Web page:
In September 2014, a white lion cub was spotted in Singita Kruger National Park. While hundreds of these animals exist in captivity, only 13 remain in the wild, making the sighting unique. Black Bean Productions set out to capture footage of these remarkable big cats, whose coloration is not albinism but is caused by a less severe mutation. I spoke with James Suter of Black Bean Productions about seeing these rare animals up close.
How did you hear of the white lions in Kruger National Park?
Through Singita Kruger National Park. I worked for Singita, on this private concession within Kruger, where Singita is based. I was a game ranger and field guide at Singita and have always kept up-to-date with what is happening in the area since my departure in 2011. I have a passion for wildlife and the bush and still host private photographic safaris. Oli [Caldow], director of photography for Black Bean Productions, and I have done work for Singita since starting Black Bean Productions in 2012.
The lions move in and out of this concession, but after spending so much time guiding in this region and coming to know the lions that frequent this area, it was exciting for me to hear that two were born here.
It is highly unusual to find these animals in this area. They were thought to be indigenous to the Timbavati area, at least 60 kilometers to the west. Not only were we in search of the white lion cubs, but there was an opportunity to track and locate a superpride that I had witnessed some three years back as a guide. To see the white lions born into this pride in this area, where he learned so much, was something quite moving.
Why are white lions so unique and rare?
There are only 13 of these animals left in the wild. This makes these animals rarer than snow leopards. There have not been sightings in Kruger for decades. Their recessive gene makes them appear almost snow-white. It is like seeing a completely new animal, although [their color] is just a result of a rare recessive gene. They are not albino. It used to be believed that white lions could not survive in the wild. It’s for this reason that a large population of white lions reside in zoos.
More detail from Chris Bride:
“Their white color is caused by a recessive trait derived from a less severe mutation in the same gene that causes albinism, distinct from the gene responsible for white tigers. They vary from blonde to near white. This coloration does not appear to disadvantage their survival.”
What was it like to see these white lions for the first time?
It really was an unbelievable moment: the buildup of tracking them, the composition of this massive superpride—almost 40—and the area where we located the animals, the Nwanetsi concession, all made for an magnificent sighting. We also worked with an amazing team of guides and trackers from Singita, led by Deirdre Opie, who worked hard alongside us to locate the pride. This teamwork and the knowledge shared among all makes for an amazing experience. It’s not easy to sight these lions on any given day, as they move in and out of this area, and we were fortunate to have amazing encounters with them. It was more spectacular than we thought—really something magical.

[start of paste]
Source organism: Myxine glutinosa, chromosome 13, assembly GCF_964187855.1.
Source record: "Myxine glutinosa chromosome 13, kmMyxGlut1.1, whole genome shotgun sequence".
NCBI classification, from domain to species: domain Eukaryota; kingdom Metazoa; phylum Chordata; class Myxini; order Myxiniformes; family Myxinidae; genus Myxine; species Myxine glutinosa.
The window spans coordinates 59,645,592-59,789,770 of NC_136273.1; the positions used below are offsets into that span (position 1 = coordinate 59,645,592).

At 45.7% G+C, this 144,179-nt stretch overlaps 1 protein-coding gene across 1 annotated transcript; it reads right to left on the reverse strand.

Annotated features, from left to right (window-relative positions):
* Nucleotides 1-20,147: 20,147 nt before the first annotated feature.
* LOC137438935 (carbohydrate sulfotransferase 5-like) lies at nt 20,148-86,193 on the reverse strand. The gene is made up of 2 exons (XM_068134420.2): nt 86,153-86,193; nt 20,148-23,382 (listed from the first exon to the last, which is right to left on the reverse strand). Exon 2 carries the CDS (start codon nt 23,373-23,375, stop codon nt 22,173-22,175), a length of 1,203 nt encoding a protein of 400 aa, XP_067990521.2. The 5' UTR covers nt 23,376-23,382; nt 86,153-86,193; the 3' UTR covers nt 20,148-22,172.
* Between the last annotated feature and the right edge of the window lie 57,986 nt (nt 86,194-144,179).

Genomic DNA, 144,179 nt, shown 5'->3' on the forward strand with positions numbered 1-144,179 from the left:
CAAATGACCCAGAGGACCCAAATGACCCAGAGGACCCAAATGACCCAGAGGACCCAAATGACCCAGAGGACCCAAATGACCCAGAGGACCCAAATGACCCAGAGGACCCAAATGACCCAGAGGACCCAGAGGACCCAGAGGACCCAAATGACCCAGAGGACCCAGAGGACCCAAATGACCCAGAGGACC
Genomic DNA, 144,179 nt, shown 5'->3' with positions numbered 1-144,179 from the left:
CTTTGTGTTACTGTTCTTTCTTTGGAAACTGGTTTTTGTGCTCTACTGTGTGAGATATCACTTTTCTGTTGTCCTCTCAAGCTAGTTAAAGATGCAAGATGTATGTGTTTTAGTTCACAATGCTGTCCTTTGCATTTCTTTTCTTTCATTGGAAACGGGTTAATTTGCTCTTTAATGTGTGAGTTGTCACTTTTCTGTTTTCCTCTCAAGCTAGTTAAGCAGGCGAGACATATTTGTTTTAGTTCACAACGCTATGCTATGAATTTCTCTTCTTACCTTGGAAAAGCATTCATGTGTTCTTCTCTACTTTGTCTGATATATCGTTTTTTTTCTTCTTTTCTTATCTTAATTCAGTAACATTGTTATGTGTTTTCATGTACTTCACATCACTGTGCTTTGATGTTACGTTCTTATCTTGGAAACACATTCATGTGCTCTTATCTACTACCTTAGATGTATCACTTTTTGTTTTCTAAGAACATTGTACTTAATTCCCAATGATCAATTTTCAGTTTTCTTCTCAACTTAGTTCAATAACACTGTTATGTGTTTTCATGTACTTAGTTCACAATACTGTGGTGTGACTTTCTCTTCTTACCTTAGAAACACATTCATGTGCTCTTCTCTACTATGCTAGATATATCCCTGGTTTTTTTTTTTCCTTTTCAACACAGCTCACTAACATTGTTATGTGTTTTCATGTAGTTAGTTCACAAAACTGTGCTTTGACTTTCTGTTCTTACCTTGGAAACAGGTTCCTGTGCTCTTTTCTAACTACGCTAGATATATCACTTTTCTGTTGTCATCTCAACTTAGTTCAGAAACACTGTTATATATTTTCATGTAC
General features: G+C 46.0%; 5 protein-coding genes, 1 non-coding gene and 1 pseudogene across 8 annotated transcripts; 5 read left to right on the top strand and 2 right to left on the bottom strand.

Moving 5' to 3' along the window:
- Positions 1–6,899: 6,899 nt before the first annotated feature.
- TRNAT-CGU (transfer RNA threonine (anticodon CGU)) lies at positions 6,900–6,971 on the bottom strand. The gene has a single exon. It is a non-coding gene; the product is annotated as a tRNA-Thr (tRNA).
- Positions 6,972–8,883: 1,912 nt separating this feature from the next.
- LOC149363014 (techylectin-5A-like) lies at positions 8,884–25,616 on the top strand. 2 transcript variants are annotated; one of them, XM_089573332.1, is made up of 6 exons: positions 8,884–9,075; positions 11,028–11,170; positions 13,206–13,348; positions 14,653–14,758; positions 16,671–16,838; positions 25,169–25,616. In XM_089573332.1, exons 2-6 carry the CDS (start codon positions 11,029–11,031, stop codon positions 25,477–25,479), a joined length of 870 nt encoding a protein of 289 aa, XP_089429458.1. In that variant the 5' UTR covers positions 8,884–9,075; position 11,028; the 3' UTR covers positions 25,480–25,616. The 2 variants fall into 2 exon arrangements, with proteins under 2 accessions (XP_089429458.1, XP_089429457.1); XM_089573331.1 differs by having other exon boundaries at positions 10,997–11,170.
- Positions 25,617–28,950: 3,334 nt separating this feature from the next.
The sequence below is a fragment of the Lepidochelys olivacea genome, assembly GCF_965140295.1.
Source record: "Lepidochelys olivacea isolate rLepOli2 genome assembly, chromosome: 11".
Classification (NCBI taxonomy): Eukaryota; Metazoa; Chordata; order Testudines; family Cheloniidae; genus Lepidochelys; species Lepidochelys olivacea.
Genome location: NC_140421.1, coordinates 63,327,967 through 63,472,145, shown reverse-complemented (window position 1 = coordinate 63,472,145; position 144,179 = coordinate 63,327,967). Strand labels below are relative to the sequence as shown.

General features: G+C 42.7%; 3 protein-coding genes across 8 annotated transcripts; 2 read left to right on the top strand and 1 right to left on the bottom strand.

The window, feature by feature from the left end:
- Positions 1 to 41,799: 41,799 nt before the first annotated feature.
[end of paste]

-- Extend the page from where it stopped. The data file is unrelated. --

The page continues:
Did you encounter any challenges on the shoot?
Working in the bush filming wild animals is always a challenge. You have to know and read the bush, and it takes time to achieve what you set out to do. In this case, it was tracking a pride of lions in the Kruger National Park, an area approximately two million hectares in size. Being territorial, we of course had an idea about where to begin tracking. With limited shoot dates, there was plenty of pressure to find these animals. We had a great team working with us from Singita, and we were successful. But it is a challenge, and you must be patient and realize that a sighting is not always a given.
It has also always worked in our favor, as a production company and doing a lot of work in Africa, that I have a background in guiding. Having done this for a living—walked dangerous game and therefore had a fair amount of experience in the African bush—assists when we go as a team to film in wilderness areas. It means we are able to more confidently approach wildlife, being sensitive at all times and understanding the concerns and procedures put in place by guides and trackers that we may be working with at specific locations when on shoot. This understanding is integral, however there are always challenges, and wild animals are unpredictable, so you are constantly having to adapt and be alert.
What are you working on next?
We are working on a film that looks at six survivors of rhino poaching and how they represent so many rhinos in South Africa, and the situation as a whole. We will be looking at their individual stories, as well as the bigger-picture story of what is currently happening. Other work involving wildlife includes covering a cheetah rehabilitation and a story about a team of people working in Damaraland in Namibia to save rhinos. They are working with the largest free-roaming population of black rhino worldwide.
We are also doing some completely different work for The Royal Portfolio and Volkswagen in Cape Town, South Africa. We haved worked with Singita for some time now and look forward to producing some great work for them next year, too.
To see more from Black Bean Productions, follow James Suter on Instagram.
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